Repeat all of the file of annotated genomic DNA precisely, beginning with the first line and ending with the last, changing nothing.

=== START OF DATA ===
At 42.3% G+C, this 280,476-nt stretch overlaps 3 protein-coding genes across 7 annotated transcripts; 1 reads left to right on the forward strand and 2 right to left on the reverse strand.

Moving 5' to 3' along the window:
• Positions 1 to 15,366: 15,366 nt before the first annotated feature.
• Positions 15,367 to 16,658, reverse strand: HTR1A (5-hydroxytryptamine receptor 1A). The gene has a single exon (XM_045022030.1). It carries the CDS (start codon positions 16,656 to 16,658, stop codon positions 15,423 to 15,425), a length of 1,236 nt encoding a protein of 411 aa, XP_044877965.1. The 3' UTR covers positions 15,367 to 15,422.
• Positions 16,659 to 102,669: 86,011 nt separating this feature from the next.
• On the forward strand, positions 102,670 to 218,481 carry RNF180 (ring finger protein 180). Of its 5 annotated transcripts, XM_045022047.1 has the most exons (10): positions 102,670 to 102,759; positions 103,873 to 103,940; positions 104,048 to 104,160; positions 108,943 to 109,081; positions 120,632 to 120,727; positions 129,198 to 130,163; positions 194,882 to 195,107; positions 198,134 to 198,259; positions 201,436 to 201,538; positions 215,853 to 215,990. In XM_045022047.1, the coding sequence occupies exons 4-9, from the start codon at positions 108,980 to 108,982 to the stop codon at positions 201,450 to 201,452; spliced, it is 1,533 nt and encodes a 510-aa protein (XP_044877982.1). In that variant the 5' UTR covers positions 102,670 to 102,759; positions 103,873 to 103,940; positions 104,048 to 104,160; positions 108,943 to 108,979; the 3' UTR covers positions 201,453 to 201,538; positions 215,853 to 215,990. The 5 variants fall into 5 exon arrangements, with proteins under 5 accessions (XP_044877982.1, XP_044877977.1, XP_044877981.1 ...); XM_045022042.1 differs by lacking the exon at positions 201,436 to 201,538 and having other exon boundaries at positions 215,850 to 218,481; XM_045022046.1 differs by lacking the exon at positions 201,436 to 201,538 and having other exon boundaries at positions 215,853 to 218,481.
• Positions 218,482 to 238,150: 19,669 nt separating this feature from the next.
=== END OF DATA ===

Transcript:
At 42.3% G+C, this 280,476-nt stretch overlaps 3 protein-coding genes across 7 annotated transcripts; 1 reads left to right on the forward strand and 2 right to left on the reverse strand.

Moving 5' to 3' along the window:
• Positions 1 to 15,366: 15,366 nt before the first annotated feature.
• Positions 15,367 to 16,658, reverse strand: HTR1A (5-hydroxytryptamine receptor 1A). The gene has a single exon (XM_045022030.1). It carries the CDS (start codon positions 16,656 to 16,658, stop codon positions 15,423 to 15,425), a length of 1,236 nt encoding a protein of 411 aa, XP_044877965.1. The 3' UTR covers positions 15,367 to 15,422.
• Positions 16,659 to 102,669: 86,011 nt separating this feature from the next.
• On the forward strand, positions 102,670 to 218,481 carry RNF180 (ring finger protein 180). Of its 5 annotated transcripts, XM_045022047.1 has the most exons (10): positions 102,670 to 102,759; positions 103,873 to 103,940; positions 104,048 to 104,160; positions 108,943 to 109,081; positions 120,632 to 120,727; positions 129,198 to 130,163; positions 194,882 to 195,107; positions 198,134 to 198,259; positions 201,436 to 201,538; positions 215,853 to 215,990. In XM_045022047.1, the coding sequence occupies exons 4-9, from the start codon at positions 108,980 to 108,982 to the stop codon at positions 201,450 to 201,452; spliced, it is 1,533 nt and encodes a 510-aa protein (XP_044877982.1). In that variant the 5' UTR covers positions 102,670 to 102,759; positions 103,873 to 103,940; positions 104,048 to 104,160; positions 108,943 to 108,979; the 3' UTR covers positions 201,453 to 201,538; positions 215,853 to 215,990. The 5 variants fall into 5 exon arrangements, with proteins under 5 accessions (XP_044877982.1, XP_044877977.1, XP_044877981.1 ...); XM_045022042.1 differs by lacking the exon at positions 201,436 to 201,538 and having other exon boundaries at positions 215,850 to 218,481; XM_045022046.1 differs by lacking the exon at positions 201,436 to 201,538 and having other exon boundaries at positions 215,853 to 218,481.
• Positions 218,482 to 238,150: 19,669 nt separating this feature from the next.